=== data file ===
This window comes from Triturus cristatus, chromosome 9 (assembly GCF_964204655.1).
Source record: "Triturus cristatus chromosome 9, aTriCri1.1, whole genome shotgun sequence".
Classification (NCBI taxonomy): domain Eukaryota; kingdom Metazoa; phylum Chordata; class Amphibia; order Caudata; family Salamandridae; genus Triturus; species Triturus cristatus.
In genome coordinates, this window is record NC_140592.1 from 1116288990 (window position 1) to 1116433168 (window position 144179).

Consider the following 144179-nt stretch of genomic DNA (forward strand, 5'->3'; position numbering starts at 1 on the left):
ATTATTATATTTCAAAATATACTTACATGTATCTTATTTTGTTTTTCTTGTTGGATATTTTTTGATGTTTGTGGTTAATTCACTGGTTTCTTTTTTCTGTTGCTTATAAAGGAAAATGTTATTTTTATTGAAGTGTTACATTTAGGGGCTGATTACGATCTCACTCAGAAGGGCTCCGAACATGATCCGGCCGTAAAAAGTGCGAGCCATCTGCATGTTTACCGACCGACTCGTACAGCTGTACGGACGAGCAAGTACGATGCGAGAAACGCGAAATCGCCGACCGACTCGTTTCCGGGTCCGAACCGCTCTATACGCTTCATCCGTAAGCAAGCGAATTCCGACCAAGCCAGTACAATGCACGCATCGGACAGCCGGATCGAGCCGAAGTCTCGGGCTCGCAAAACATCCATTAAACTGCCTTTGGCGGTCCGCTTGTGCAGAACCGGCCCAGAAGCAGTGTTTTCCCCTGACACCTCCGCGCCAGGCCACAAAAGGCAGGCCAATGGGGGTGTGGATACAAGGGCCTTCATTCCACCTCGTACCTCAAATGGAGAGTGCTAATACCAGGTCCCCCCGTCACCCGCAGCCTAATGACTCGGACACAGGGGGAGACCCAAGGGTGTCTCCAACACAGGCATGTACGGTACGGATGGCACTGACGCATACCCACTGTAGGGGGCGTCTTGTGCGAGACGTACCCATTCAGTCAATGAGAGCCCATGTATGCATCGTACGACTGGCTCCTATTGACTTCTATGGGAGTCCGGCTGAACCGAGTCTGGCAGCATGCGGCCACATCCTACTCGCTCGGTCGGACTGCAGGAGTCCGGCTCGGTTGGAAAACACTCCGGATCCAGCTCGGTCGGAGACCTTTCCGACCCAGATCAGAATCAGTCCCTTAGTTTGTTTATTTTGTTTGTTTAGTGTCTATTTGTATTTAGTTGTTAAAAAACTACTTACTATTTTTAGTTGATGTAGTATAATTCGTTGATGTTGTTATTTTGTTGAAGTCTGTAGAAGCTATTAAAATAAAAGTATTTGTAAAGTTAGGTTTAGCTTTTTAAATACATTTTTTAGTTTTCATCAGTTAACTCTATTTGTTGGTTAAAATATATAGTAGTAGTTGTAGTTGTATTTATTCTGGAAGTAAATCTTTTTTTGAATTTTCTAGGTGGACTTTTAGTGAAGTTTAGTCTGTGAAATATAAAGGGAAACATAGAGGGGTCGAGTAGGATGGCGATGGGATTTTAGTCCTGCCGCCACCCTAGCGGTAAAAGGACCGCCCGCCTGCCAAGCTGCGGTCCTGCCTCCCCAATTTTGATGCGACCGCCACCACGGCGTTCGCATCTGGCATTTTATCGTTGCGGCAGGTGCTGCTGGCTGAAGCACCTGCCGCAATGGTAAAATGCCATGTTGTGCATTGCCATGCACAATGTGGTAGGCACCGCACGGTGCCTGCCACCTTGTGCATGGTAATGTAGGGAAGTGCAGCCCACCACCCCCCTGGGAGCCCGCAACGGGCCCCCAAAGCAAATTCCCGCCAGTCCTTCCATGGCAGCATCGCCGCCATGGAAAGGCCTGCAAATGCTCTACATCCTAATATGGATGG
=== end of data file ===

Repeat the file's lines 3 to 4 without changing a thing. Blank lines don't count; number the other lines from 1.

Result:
Classification (NCBI taxonomy): domain Eukaryota; kingdom Metazoa; phylum Chordata; class Amphibia; order Caudata; family Salamandridae; genus Triturus; species Triturus cristatus.
In genome coordinates, this window is record NC_140592.1 from 1116288990 (window position 1) to 1116433168 (window position 144179).